Our superannuation system

There’s no shortage of fancy illustrations for some topics — like topics in personal finance. This is quite a cute one.

I compiled a list of thoughts about our own superannuation system in response to a journalist from elsewhere thinking about pensions in their own country and asking me for a rundown on Australia’s system.

Via various accords with their union and business partners, the Hawke/Keating Government brought all regular employees within the super net, requiring compulsory contributions of 10% of payroll — up from 9.5% on 1 July this year. It will rise by 0.5% to a target of 12% over the next four years.

  • defined benefit schemes became of less and less importance and the whole compulsory system is built around defined contribution — I think the Commonwealth Government has also been winding down its defined contribution scheme towards something that looks more like a defined contribution scheme, though I expect it contains hybrid elements.
  • While some tax and regulatory incentives encourage people to take annuities, this is nevertheless funded from defined contributions. Beyond that, I don’t think it delivers any ‘defined benefit’ attributes of the old schemes.

Here are some things I think there are to like about the scheme:

  • It’s provided a good way of getting savings heavily into equities. A lot of our funds spend a lot of their time about 75% long on equities, including substantial investment in foreign equities which is good from a risk perspective.
  • It provides a way for a substantial amount of self-provision and self-management of investment — which is fine if it’s kept reasonably ‘vanilla’ flavoured — of which more below
  • It provides a mechanism for cranking up national savings — which Australia was very worried about in the 1980s — and it has broad political support — not something that a lot of savings initiatives have!
  • I argued here that the size of our indigenous savings pool plays some role in Australia’s substantial out-performance of New Zealand since the 1980s but the evidence for this isn’t overwhelming.

Things not to like:

  • There’s a complicated set of tax concessions that seem to me to be unnecessary and inequitable when one is running a compulsory scheme. Compulsion is the ultimate incentive!  In any event, most taxes on the scheme are flat at 15% or zero during the drawdown phase — which of course creates a regressive carve out of the otherwise progressive income tax scheme for a vast pool of savings (currently over $2 trillion and growing quite fast still). I’m told by a super expert that the largest family super fund has more than $500 million in it — all taxed concessionally for a single family! The Turnbull Government increased taxation on the wealthiest superannuants.
  • Costs of funds management in the system are several times what they should be, though they’ve been coming down owing to policy change
  • The regulatory regime of the family super schemes is both ridiculously complex and cruelly dysfunctional.
  • The switch has been thrown too far towards defined contribution leaving little risk pooling in the system. I think we should think of taking a leaf out of Shiller’s book and creating some government instruments designed to allow defined contribution schemes to insure against a range of risks that the market either doesn’t provide or provides inefficiently. These include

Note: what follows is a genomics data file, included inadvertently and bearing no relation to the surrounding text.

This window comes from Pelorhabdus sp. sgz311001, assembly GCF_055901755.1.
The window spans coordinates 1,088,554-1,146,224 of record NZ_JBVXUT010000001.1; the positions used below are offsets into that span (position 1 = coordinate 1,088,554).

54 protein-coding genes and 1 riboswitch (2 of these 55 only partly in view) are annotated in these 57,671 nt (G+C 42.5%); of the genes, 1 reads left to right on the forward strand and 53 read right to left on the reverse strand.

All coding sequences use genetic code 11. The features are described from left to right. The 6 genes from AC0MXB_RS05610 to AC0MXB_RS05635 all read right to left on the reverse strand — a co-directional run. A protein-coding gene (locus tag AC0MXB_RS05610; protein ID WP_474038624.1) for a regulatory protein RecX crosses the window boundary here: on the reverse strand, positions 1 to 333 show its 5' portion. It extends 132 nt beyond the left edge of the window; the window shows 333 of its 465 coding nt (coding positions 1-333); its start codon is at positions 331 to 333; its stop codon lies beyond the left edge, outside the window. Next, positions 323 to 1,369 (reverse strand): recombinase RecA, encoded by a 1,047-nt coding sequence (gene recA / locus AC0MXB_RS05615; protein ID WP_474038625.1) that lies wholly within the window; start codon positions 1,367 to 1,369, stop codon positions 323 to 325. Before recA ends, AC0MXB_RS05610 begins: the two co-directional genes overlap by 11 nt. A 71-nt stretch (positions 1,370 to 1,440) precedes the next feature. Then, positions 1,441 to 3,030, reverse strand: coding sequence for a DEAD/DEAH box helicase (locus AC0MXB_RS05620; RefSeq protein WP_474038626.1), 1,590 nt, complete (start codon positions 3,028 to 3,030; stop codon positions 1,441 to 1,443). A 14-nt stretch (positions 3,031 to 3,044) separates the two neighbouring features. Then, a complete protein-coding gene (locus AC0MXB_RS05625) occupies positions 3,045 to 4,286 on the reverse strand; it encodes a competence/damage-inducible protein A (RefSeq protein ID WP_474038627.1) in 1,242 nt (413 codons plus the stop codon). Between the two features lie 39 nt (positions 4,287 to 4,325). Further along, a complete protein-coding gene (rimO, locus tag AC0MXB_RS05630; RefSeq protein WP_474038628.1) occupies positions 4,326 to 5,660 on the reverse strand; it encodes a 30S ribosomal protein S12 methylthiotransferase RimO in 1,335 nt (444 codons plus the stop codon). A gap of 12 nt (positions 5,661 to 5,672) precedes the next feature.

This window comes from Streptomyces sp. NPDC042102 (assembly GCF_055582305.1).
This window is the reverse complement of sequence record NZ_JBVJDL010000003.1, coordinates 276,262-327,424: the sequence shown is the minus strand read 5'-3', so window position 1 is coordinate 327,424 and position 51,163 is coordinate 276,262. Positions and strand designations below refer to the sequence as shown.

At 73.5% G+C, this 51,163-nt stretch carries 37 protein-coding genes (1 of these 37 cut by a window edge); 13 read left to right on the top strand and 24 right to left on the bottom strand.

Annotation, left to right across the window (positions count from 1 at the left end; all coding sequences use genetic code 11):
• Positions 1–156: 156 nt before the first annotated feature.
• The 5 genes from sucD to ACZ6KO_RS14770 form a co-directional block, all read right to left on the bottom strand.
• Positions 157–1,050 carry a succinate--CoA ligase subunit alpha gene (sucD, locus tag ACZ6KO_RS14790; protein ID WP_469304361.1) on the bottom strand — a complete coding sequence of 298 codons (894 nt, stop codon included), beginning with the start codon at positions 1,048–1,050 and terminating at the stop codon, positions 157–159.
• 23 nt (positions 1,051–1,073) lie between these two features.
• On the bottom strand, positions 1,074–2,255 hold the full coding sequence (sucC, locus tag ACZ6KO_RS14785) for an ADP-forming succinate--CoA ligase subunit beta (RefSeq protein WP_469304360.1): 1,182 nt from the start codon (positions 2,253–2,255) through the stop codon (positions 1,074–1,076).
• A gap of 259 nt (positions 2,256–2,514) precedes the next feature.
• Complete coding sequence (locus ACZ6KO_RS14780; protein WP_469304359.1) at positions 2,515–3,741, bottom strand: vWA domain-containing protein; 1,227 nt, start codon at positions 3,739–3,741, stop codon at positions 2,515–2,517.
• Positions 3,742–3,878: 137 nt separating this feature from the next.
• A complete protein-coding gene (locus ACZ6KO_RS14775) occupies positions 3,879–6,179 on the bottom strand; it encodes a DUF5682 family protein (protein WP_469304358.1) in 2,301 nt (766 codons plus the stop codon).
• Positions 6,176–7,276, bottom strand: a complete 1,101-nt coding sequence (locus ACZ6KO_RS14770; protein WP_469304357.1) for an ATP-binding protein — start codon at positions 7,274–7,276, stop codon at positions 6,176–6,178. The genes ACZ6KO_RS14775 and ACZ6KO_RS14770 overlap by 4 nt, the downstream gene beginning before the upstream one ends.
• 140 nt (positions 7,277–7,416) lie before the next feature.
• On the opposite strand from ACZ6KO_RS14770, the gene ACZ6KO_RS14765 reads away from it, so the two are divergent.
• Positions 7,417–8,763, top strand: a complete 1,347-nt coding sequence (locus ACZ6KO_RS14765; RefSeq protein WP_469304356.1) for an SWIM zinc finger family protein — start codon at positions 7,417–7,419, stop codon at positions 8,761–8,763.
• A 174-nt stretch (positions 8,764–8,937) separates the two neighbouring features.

• Intergenerational risk — a product of the kind I sketched in this column.
    • Longevity risk
    • End of life health risk.
  • These latter two risks can be insured against now but the private market will struggle to provide them efficiently. Mind you one can imagine ways in which markets could be helpful in encouraging healthy behaviour, though private insurance markets have a pretty poor record in doing so.
  • Particularly because the super lobby is now so politically powerful, it has even been able to head off proposals for people to access some of their savings for a deposit on a home. It is obviously sensible to allow people to invest their savings in a home since returns on property can be expected to be relatively high, it diversifies the savings portfolio from equities and there are various additional benefits from home ownership over renting as well as external benefits to neighbourhoods.

One of the reasons I’ve always been in favour of removing all tax concessions in a compulsory system is that these concessions only make sense if they’re

  • Well-crafted
  • Stable over time
  • Simple.

As I feared at the time and as has been born out in Australia, none of these conditions hold. Tax concessions tend to get changed quite often by governments, which face poor incentives to get it right beyond the optics of the existing parliamentary term. And even if they do get it right, there’s usually a lot of grandfathering for good and bad reasons as you go. In no time no normal person can make decisions in such a system — you need a professional to steer you through it all.

I’d also be happy to revise my view if I were shown contrary evidence, but I’m basically against savings incentives generally. Come prudential compulsion may make sense — but I’m pretty suspicious of special incentives to save for these reasons:

  1. They’re regressive, going preponderantly to the wealthy;
  2. I doubt the elasticities are high so they’ll come with a lot of deadweight loss; and
  3. Short of a progressive consumption tax which I don’t think has been properly implemented anywhere, one can expect a substantially higher deadweight loss because special savings vehicles attract savings to a substantial extent by diverting them from elsewhere — I’m pretty confident all of that $500 million sitting in a self Managed Super Fund would have been saved without the incentives. I doubt it’s been scrimped and saved in response to the incentives.

Given all these complexities, I also think what I call ‘extended competitive neutrality’ can be very useful. Governments run super schemes for their employees, and given that they do that, there’s no reason not to open them up to anyone who wants one. This is a very simple hack, but that somewhat undersells its attractions. Again and again, policymakers — here and I think elsewhere — think the answer to market failure is to try to make the area of policy look more like a functioning market. So they leave people ‘free to choose’ and then regulate for better information flow.